Photos: Tom Crane
Excerpts from an essay by Peter M. Saylor, FAIA, of Dagit Saylor Architects, who did the project renovation; the complete essay appears in PAFA’s 200th anniversary publication: Pennsylvania Academy of the Fine Arts, 1805–2005: Two Hundred Years of Excellence (Philadelphia, 2005).
Roots as an Automobile Showroom
Looking back to the early part of the twentieth century, the area along North Broad Street next to PAFA was home to a remarkable group of automobile manufacturers, including the still extant Packard Building and adjacent Peerless Cadillac Building. It was into this heavy industrial environment that the Gomery-Schwartz Motor Company announced in 1916 its intentions to erect a ten-story building to serve as an automobile showroom and “car storage” facility.
Designed by Charles Oelschlager, the new showroom and storage facility utilized the core understanding of his practice in the use of reinforced concrete, the material that revolutionized industrial construction in the Philadelphia area in the early twentieth century. Externally, the building is a simple rectangular block that covers the entire site. Its Broad Street facade is clad at the base in limestone with three-story pilasters and cornice, with a principal public entrance framed by an ornamented cast iron surround. Above there are seven stories with piers and spandrels of yellow brick supporting a limestone colored cornice. Internally, the original first floor showroom possessed an impressive level of true and faux travertine finishes, including a two story space surrounded by a mezzanine and connected by a double monumental stair. Perhaps more unique, the general interior structure featured a staggered or triangular grid of interior columns, creating undoubtedly a more efficient means of turning vehicles on a wider radius than through a more conventional square bay design.
An Historic Property
Not long after its occupancy by the Gomery-Schwartz Motor Company, portions of the new building were adapted for office use during World War I, and by the 1920s the building also housed the Hudson Motor Car Company. Further transformation to the building interiors occurred when it was later acquired by the Federal Government. Eventually, as part of the U.S. General Services Administration process for disposal of federal properties, a Cultural Resources Survey was conducted. As a result of the survey, in the late 1990s the building was deemed eligible for the National Register of Historic Properties. Its importance lies in its representation of the early automotive history of Philadelphia, with largely intact original showroom interiors and pioneering structural loft spaces created by the industrial boom of the early twentieth century.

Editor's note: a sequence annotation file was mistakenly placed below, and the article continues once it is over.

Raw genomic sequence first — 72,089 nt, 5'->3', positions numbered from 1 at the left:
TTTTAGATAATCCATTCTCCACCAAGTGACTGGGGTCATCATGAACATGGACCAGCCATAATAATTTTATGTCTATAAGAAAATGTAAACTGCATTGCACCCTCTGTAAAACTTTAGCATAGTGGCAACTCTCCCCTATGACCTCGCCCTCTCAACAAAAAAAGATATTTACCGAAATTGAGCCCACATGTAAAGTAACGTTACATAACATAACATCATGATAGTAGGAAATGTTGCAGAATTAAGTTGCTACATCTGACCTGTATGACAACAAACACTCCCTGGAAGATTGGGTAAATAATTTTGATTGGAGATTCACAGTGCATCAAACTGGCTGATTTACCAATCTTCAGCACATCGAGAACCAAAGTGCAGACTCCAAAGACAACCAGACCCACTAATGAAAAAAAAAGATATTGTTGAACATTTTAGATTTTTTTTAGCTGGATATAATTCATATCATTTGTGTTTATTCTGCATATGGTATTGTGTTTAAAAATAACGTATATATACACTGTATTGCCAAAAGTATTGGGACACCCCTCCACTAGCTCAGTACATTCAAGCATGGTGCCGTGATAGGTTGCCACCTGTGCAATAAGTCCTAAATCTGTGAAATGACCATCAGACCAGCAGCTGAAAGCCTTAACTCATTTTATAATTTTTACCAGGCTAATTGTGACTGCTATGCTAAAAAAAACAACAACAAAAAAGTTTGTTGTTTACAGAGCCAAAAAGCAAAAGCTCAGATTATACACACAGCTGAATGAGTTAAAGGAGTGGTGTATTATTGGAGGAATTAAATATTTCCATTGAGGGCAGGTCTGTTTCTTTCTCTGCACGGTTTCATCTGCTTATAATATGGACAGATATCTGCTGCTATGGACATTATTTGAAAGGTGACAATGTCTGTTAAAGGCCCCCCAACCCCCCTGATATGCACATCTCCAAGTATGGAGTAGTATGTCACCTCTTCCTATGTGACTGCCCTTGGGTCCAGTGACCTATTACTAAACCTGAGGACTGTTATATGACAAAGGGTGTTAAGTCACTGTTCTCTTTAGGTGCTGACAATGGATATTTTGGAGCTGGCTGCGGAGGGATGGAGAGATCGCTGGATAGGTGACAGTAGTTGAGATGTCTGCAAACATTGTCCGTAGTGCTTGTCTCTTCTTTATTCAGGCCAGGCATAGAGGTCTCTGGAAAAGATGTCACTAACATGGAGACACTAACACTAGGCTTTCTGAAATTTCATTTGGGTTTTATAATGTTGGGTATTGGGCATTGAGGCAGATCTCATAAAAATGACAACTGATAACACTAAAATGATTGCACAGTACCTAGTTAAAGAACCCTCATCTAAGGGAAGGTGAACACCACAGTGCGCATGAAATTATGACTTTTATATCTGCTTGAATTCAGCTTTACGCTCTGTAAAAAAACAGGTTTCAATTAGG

In 2002 the building was formally renamed the Samuel M. V. Hamilton Building in memory of one of PAFA’s staunchest supporters, “Sam” Hamilton (1924-1997) who served as a board member almost continuously from 1974 to 1997, with a term as chairman of the board from 1984 to 1986. This commemoration was made possible by the largest private donation in the institution’s history, given by Mr. Hamilton’s widow and joint Academy supporter, Mrs. Dorrance H. Hamilton. Her $5.0 million gift toward the building renovation was the culmination of decades of generous support from the Hamiltons.
Early in the design process it became apparent that the Hamilton Building would not be able to fulfill the first floor need for a temporary exhibition gallery with adequate ceiling height, while maintaining the historically protected showroom interior. Through negotiations with the Pennsylvania Historical and Museum Commission, the demolition of the first floor interior was allowed in exchange for PAFA’s commitment to fully restore the Broad and Cherry Street facades to their original appearances, along with adaptation of the lower showroom window elements. This agreement set the design on a path in which the dignified but somewhat formidable image of the Landmark Building would be contrasted to the Hamilton Building’s very transparent and welcoming “showroom” for art.
The new special exhibition gallery has been named the Fisher Brooks Gallery in honor of board member Marguerite Lenfest’s mother, Leonie Brooks, and her grandfather, James R. Fisher, who attended PAFA in the late 1880s and participated in several annual exhibitions. The Fisher Brooks Gallery provides an elegance and simplicity that offers optimum flexibility for traveling exhibitions, and given the extraordinary height achieved by the removal of the Gomery-Schwartz mezzanine, it provides an excellent venue for the display of large contemporary paintings. Coupled with the extensive new galleries on the second floor and the unique Sculpture Study Center, the overall gallery additions significantly increase PAFA’s ability to showcase its collection depth.